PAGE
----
Tuesday, October 25, 2011

Philosophy Series: Filling Out the Abortion Discussion

An article from 2008, which I recently saw linked in the comments of a blog I was reading: When Moral Issues Become Political Issues. This article addresses the practical ramifications of making abortion illegal with exceptions, and many of them were things I'd never considered--like the fact that in order to make it legal in the case of rape, all allegations of rape would have to be tried and proven in a court. The two issues I see as the biggest problems with that: 
  • Court cases, even simple ones, usually take several months, and it would be impossible to conclude them in time to perform an abortion. 
  • In order to prevent all women who want abortions from claiming rape, the women whose cases could not be proven would have to be punished. This is problematic for two reasons: one, that rape often can't be proved even when it did happen; and two, that it would discourage even more women from coming forward when they have been raped, because they would be afraid of the consequences if they couldn't prove it. These are not casualties I am willing to accept.
For the record: I believe that forcing a woman to go through with a pregnancy that resulted from rape is a kind of rape in itself.

  • "The Church opposes elective abortion for personal or social convenience," but "allows for possible exceptions for its members."
  • "Abortion is a most serious matter and should be considered only after the persons involved have consulted with their local church leaders and feel through personal prayer that their decision is correct." Italics added, to emphasize that the Church believes this is a personal decision.
  • "The Church has not favored or opposed legislative proposals or public demonstrations concerning abortion." In its policy of political neutrality, the Church has made clear that they "reserve the right as an institution to address, in a nonpartisan way, issues that it believes have significant community or moral consequences or that directly affect the interests of the Church." This is what the Church did in regard to Prop 8; they have not done it for abortion.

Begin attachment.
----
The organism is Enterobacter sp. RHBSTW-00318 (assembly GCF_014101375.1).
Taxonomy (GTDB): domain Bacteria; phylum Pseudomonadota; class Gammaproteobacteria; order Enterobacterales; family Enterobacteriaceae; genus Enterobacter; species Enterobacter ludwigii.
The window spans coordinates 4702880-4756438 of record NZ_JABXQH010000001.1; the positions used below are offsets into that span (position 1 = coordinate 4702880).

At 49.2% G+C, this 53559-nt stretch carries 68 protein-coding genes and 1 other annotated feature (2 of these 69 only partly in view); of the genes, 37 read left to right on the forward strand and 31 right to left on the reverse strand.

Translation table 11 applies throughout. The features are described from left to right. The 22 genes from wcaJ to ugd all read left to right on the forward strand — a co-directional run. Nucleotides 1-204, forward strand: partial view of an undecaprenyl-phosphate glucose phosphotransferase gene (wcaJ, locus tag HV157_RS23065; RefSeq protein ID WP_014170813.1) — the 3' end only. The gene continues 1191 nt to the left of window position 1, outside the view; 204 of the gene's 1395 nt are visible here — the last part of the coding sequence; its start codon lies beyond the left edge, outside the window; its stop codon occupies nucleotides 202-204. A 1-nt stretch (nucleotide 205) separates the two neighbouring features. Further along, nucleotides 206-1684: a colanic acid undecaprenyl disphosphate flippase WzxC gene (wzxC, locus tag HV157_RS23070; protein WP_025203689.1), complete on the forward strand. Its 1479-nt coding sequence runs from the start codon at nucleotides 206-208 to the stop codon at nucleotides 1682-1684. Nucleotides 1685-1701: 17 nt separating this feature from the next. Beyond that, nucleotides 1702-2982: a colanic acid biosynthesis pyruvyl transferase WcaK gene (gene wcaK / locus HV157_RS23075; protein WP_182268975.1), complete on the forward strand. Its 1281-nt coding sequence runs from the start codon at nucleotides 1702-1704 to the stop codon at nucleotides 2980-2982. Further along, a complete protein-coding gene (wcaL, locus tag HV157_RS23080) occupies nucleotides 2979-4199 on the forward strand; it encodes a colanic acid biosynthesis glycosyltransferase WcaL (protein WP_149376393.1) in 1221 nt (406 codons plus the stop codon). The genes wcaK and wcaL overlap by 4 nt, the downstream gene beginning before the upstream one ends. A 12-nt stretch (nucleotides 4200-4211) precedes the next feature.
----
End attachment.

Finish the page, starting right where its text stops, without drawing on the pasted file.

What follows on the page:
Some things to think about. 

For the record (because it seems to bear repeating): My personal beliefs are identical to those of the writer of the article I linked to--and, incidentally, mesh very cleanly with the Church's stance.

Morally, I believe that elective abortion is very wrong, and in the case of rape, incest, or danger to the mother's life, I believe it should be considered seriously first. 

Politically, I believe that it should be legal. Unlike that of gay marriage, the question of abortion is one in which I can understand wanting to involve the law, because we are talking about a human life. But there are too many reasons why it would be wrong to do so; there are too many cases where exceptions would have to be made, and there is no way to legislate those without seriously wronging innocent women. (And for those in the camp of not making those exceptions, there are even more things that are just wrong about what they want to do--like the hypocrisy of being "pro-life" when you would not allow an abortion that would save the live of the mother.) In the end, plain and simple, I believe that the responsibility and choice can lie only with the woman.